Side effects

After taking the medicine this drug may cause some side effects in some patients, particularly with the first few doses.

Allergic effects:

Isolated cases of pneumonitis (fever, chills, cough, difficulty with breathing, unusual weight loss, feeling sick) have been reported. A puffy, swollen face, tongue or body has been reported. These reactions may be severe, causing shortness of breath, swelling, shock and collapse. If you develop any allergic symptoms, stop taking the medicine and contact your doctor immediately.

Effects on the blood:

Isolated changes in blood cells. If you notice that you are bruising more frequently or have more nosebleeds or infections you should consult your doctor.

Effects on the heart:

Arrhythmias: Irregular heart rhythyms.

Effects on the endocrine system and metabolism:

Weight gain has been reported frequently. Disturbances in sexual function have been reported occasionally. Isolated cases of enlarged mammary glands, production or over-production of breast milk, increased or decreased blood sugar levels and weight loss have been reported. Low levels of salt in the blood have been reported, usually in elderly patients, which can be identified by a blood test.

Effects on the brain and central nervous system:

Tremor has been reported frequently. Headache, confusion, orthostatic hypotension (resulting in dizziness upon standing), numbness/tingling, agitation, anxiety, restlessness, mood swings, exaggerated behaviour, delusions and hallucinations have been reported occasionally and are more common in the elderly or in patients on high doses. Aggressiveness, weakness, lack of co-ordination, sudden muscle spasms, difficulty speaking have been reported in isolated cases.

Imipramine also enhances the CNS effects of both stimulants and alcohol, and blocks the parasympathomimetic effects of stimulants while enhancing the cortical excitation. This can be dangerous in some cases and result in seizures and coma.

Effects on the ears:

Ringing or buzzing in the ears have been reported.

Effects on the stomach and intestines:

Feeling or being sick and loss of appetite have been reported occasionally. Isolated cases of tongue lesions and inflammation of the mucus membranes in the mouth have been reported.

Effects on the liver:

Changes in liver function have been reported occasionally. This would be identified by a blood test. Hepatitis and jaundice (yellowing of the skin and/or whites of the eyes) have been reported in isolated cases.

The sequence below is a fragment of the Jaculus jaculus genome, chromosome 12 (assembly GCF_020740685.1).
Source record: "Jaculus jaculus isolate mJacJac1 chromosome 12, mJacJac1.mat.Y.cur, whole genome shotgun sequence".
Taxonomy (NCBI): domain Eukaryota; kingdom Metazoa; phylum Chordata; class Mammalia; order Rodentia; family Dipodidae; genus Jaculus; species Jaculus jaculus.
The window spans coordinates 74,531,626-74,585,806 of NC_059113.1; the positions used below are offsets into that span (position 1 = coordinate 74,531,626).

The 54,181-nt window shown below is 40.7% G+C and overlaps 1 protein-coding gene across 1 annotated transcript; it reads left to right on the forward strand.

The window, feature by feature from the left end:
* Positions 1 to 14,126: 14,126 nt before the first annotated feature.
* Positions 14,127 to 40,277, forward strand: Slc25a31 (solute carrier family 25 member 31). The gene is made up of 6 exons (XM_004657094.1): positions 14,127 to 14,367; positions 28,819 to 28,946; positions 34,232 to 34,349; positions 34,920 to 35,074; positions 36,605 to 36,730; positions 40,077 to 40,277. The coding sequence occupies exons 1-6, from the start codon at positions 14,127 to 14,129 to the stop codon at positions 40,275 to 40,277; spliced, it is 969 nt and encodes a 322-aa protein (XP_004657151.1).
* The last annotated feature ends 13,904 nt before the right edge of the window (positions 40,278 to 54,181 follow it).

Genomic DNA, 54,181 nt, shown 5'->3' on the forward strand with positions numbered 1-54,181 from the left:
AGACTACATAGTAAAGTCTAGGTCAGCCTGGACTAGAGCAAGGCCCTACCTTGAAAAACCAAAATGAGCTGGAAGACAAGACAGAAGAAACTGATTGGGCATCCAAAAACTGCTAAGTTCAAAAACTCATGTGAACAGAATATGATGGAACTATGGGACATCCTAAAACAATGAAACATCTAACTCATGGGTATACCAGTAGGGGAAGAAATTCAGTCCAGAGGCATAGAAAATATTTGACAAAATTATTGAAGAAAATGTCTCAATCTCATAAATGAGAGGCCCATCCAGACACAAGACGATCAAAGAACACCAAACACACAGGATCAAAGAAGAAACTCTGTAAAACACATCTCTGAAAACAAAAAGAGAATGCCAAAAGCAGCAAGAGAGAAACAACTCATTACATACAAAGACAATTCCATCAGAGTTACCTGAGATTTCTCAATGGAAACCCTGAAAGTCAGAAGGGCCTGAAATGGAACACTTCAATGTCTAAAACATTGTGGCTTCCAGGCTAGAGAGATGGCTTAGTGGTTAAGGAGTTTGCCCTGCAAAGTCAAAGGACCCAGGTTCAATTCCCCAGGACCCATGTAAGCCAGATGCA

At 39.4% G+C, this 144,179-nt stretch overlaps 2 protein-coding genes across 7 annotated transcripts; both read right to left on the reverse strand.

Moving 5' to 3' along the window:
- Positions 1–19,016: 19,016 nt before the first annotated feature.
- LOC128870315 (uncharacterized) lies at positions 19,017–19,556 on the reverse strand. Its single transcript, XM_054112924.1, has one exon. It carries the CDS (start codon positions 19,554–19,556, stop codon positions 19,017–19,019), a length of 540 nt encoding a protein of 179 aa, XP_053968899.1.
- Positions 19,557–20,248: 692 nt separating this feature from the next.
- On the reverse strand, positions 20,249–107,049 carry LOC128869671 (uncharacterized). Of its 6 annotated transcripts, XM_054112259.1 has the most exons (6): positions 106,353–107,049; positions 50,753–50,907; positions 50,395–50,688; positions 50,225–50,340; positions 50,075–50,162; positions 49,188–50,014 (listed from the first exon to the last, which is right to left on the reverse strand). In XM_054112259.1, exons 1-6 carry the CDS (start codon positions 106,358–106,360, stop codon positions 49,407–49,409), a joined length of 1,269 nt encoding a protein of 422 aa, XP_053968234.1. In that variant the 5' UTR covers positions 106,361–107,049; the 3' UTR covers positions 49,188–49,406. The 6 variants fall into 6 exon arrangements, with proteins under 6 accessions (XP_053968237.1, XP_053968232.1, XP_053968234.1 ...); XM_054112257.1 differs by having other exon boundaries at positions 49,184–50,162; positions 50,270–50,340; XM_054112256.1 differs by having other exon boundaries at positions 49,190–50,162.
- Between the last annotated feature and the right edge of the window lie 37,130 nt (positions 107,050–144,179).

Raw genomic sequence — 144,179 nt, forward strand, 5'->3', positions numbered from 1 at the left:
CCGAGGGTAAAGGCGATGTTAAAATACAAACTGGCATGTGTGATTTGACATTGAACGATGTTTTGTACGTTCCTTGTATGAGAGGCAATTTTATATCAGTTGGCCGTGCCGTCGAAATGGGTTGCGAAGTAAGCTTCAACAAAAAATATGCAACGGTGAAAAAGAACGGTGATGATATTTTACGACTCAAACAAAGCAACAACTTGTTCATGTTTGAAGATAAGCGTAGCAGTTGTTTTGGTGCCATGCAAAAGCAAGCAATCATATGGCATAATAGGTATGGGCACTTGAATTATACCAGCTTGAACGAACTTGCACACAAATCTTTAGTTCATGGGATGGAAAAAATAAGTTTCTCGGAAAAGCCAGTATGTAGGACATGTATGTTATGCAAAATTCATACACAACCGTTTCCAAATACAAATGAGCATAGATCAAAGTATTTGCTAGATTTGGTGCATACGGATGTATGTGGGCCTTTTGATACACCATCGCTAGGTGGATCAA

Effects on the skin:

Allergic reactions such as an itchy skin rash have been reported occasionally. Isolated cases of swelling, sensitivity to the sun or sun lamps, hair loss, small purple red spots and itching have been reported.


If the medicine is stopped too quickly, there is the possibility the user may suffer from feeling or being sick, stomach pains, diarrhea, headache, sleeplessness, nervousness, anxiety, irritability and increased sweating.


  • Hospitalized patients: starting with 3 time 25 mg, increasing to 200 mg. Up to 300 mg may be given in resistant cases. After remission dose is often reduced to 50–100 mg daily.
  • Ambulatory patients: starting with 25 to 75 mg daily, increasing up to a maximum of 200 mg daily, after remission dose is often reduced to 50–100 mg daily.
  • Pediatric patients: starting with 10 mg daily the dose is adjusted according to the severity of the symptoms to be treated, the side-effects encountered and the weight of the patient.


The symptoms and the treatment of an overdose are largely the same as for the other tricyclic antidepressants. Cardinal symptoms are cardiac (tachycardia, widened QRS complex) and neurological disturbances. Any ingestion by children should be considered as serious and potentially fatal.

This article is licensed under the GNU Free Documentation License. It uses material from the Wikipedia article "Imipramine". A list of authors is available in Wikipedia.
Your browser is not current. Microsoft Internet Explorer 6.0 does not support some functions on Chemie.DE